Tracking Down Memory Leaks, Part 1
The April, 2007 issue
of Software Test & Performance magazine has an article
that I wrote with Sundar.
Our original title was not very snazzy:
"Tracking Down Memory Leaks, Part 1," so they changed it to "Baffled
by Brain Drain In Your Java Apps?"
The idea behind it is drawn from several sources. I did a BOF last
year at JavaOne where I talked about the different types of tools
available for tracking down memory leaks in Java applications. I
firmly believe that the tool/technique you should use depends upon
It is important to note that in that BOF I was only talking about
what I refer to as memory leaks on the "regular" heap. In other words,
leaks that occur in the permanent generation were out of scope. In
part that was because I don't have much real-world experience dealing with
problems in the permanent generation.
When the article was proposed it seemed to me that permanent generation
leaks needed to be included. That naturally led me to Sundar, who had
been writing really excellent blog entries on how to use
jhat (an essential
tool for tracking down permanent generation leaks).
Once we started pulling everything together, it became obvious that it
was too much for one article, so this first article is about "regular"
heap memory leaks only. The May issue should contain Part 2 which
will cover permanent generation memory leaks. For that Part 2 article
we also added the very knowledgeable
Frank Kieviet as an additional author. Frank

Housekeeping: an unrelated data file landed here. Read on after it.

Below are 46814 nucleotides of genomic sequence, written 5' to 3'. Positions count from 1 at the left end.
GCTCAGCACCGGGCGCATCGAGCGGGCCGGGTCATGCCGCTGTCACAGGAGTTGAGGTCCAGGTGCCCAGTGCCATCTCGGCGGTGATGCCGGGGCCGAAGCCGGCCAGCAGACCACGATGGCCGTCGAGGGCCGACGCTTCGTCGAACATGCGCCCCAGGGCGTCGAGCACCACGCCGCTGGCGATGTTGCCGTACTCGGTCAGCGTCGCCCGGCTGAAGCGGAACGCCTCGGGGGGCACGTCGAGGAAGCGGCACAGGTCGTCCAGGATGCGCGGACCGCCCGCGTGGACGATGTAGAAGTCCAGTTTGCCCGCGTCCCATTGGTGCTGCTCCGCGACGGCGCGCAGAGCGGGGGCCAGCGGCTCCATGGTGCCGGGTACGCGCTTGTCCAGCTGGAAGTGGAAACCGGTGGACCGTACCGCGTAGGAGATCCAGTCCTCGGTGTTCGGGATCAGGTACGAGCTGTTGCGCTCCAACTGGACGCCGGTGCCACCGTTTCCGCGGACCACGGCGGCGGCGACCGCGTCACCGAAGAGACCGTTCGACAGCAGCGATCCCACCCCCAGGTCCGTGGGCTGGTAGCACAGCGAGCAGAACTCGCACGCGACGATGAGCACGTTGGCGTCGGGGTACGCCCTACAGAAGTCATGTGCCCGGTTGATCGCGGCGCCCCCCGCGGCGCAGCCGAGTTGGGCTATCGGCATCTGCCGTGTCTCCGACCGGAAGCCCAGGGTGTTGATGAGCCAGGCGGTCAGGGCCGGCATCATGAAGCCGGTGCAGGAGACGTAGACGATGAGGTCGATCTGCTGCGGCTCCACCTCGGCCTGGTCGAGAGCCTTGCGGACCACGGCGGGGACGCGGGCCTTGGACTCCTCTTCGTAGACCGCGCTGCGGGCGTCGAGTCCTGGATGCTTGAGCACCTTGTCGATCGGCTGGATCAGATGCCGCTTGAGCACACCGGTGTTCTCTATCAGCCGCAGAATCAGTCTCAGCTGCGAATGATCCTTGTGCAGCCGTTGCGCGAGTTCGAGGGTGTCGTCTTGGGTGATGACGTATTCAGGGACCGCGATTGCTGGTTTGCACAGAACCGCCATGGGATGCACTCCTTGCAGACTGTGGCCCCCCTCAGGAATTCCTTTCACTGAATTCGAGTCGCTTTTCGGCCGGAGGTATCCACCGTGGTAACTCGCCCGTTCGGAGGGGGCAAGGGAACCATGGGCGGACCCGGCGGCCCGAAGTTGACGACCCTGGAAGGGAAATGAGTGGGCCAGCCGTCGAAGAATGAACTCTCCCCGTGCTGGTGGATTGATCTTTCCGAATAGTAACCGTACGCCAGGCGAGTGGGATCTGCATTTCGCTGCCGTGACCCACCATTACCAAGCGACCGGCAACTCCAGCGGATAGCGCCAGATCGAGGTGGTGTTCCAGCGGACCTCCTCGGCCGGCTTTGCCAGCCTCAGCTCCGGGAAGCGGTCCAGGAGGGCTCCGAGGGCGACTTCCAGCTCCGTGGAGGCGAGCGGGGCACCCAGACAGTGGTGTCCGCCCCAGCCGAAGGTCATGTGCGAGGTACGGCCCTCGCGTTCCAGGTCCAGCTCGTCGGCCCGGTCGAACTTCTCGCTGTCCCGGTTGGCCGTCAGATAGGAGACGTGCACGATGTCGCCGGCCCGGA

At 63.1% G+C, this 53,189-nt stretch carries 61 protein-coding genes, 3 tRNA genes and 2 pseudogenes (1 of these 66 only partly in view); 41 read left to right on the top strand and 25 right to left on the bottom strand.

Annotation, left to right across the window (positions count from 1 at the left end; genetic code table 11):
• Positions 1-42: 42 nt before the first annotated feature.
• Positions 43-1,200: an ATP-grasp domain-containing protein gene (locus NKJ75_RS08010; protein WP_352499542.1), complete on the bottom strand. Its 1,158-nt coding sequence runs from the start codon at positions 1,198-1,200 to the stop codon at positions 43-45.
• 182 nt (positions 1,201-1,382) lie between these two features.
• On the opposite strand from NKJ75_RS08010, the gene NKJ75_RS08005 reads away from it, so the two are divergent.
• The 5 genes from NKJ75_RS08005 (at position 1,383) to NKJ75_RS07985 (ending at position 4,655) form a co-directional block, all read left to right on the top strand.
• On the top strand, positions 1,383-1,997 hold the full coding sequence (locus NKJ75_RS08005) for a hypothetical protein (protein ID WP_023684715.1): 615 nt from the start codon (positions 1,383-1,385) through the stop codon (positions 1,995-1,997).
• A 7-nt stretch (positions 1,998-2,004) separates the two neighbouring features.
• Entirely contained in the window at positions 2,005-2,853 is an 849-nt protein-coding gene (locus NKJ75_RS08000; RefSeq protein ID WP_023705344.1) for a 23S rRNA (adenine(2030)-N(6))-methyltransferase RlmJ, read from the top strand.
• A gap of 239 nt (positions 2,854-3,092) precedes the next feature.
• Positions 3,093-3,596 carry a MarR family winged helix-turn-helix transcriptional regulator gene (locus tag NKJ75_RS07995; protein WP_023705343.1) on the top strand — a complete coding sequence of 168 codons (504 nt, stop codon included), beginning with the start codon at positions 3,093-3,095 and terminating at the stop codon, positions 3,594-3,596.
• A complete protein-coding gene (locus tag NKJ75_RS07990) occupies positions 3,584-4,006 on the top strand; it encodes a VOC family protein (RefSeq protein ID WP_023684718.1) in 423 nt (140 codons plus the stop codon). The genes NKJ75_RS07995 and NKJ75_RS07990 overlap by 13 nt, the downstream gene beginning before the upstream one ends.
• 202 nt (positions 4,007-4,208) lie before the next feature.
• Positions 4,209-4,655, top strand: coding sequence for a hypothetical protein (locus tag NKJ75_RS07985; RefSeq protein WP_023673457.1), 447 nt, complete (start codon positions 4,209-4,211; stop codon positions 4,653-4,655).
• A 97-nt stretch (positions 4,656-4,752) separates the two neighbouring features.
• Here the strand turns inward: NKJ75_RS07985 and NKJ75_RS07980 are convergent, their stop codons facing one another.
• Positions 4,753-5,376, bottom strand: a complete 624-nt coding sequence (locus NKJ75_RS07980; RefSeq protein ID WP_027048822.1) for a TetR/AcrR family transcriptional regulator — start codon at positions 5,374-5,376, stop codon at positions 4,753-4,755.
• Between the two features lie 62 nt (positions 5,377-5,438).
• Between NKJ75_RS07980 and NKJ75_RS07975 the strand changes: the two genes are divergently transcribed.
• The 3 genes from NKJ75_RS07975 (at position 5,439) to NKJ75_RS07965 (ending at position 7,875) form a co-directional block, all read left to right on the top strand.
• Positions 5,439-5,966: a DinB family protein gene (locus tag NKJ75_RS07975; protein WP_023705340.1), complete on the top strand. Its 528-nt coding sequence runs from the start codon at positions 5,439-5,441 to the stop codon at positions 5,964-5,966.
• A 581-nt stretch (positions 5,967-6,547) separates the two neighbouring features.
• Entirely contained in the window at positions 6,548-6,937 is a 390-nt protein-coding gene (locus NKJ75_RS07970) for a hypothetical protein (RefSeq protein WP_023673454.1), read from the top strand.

had been writing some excellent blogs
about the pains of debugging permanent generation memory leaks.
One of the nice things about Software Test & Performance magazine
is they make their print edition available as a .pdf file. Reading
the article in the .pdf file makes it easy to click on all the links
we provide. Gathering together all those links was one of the
main things I wanted to accomplish with this article.
I had also been hoping to write an error-free article. Alas, that did
not happen. This always seems to be the case... we reviewed it and
proofread it over and over again. Alas, two errors and one typo
did creep in:
In the description of the output from the -verbose:gc command
line option, there is this sentence: "The number in parentheses
is the total amount of free heap space." That is incorrect.
It is the total amount of heap space (not counting
the permanent generation), minus one of the
survivor spaces. More information here.
In the section on generating a heap memory snapshot file, there
is this sentence: "A Ctrl-\ (or Ctrl-Break in Windows) at the
console of your application will end the application and
create the snapshot file." That is partially correct - the
snapshot file will get created but the application is not
terminated and will continue to run.
The typo is pretty minor. This command line flag is specified:
"Xrunhprof:heap=dump,format=b" and it should begin with a
hyphen, in other words: "-Xrunhprof:heap=dump,format=b" That
problem got introduced during the production process at the magazine.
That only one minor typo snuck in is a testament to the quality
controls at the magazine. Further, I really enjoyed the back-and-forth
of the editing process with Eddie Correia.
One final note: at this year's JavaOne, Frank and Edward Chou will be
BOF on the topic of permanent generation memory leaks.
I'm hoping Frank and Edward will show up for JavaOne one day early in order
to attend NetBeans Day on May 7. If you plan to be in the San
Francisco area that day, be sure to join us - it is a free event,
but you do have to register.